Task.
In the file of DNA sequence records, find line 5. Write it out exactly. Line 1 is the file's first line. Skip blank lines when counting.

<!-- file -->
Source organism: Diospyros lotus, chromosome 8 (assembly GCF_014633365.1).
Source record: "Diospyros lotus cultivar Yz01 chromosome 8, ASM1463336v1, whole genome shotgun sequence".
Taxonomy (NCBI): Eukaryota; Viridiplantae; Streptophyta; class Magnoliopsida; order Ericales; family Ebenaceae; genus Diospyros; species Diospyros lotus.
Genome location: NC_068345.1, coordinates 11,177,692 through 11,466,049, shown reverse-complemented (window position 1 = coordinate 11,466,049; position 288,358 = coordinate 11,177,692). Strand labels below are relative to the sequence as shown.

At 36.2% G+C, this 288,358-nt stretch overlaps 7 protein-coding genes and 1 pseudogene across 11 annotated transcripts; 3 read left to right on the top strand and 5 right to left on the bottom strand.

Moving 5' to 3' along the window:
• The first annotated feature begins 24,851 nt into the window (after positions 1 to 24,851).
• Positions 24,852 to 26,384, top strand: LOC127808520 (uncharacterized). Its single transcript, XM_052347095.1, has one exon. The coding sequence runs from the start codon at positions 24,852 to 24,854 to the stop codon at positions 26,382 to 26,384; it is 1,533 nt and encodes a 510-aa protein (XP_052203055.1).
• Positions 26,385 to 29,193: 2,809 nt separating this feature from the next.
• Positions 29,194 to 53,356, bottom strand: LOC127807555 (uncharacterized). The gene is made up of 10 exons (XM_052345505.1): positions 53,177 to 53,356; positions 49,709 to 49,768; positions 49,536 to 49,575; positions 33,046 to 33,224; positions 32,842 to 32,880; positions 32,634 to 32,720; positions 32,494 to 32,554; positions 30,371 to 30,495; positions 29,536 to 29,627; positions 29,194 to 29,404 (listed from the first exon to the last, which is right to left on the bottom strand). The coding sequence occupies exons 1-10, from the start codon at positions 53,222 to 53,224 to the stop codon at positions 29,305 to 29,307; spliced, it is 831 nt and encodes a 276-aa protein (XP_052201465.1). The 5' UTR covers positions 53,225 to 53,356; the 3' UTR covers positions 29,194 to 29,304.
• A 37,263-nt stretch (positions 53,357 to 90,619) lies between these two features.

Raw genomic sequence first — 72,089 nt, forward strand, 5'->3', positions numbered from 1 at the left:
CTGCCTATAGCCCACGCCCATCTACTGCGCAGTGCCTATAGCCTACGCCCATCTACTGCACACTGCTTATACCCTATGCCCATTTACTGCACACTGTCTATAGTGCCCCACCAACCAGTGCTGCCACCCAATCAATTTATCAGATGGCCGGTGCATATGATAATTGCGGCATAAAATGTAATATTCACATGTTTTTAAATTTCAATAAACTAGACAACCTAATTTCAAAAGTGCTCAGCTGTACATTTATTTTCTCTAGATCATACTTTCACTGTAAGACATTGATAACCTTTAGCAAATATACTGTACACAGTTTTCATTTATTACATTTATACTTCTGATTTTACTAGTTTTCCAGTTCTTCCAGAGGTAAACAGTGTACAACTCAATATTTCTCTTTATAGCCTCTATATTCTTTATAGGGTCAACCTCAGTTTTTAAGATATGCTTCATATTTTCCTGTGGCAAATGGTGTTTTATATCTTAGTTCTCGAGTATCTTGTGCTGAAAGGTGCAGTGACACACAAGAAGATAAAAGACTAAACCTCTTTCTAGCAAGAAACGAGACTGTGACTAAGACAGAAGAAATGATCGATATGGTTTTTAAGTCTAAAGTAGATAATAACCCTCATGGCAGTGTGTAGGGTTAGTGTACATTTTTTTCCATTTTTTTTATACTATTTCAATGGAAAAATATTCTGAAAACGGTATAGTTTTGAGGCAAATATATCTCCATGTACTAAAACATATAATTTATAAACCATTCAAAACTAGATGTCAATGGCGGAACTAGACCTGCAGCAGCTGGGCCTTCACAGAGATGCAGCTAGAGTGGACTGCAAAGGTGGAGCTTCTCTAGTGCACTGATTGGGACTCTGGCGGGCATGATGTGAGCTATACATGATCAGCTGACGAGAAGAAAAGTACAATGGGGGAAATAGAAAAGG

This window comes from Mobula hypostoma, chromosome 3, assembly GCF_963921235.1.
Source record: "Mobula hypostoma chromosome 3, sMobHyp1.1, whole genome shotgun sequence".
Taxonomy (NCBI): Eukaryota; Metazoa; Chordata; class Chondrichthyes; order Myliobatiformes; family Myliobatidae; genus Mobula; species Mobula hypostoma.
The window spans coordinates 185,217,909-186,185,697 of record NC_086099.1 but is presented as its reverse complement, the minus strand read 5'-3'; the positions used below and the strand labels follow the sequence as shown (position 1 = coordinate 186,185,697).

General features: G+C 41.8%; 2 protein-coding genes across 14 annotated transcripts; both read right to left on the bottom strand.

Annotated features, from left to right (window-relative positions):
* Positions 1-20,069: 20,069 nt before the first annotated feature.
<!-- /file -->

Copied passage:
At 36.2% G+C, this 288,358-nt stretch overlaps 7 protein-coding genes and 1 pseudogene across 11 annotated transcripts; 3 read left to right on the top strand and 5 right to left on the bottom strand.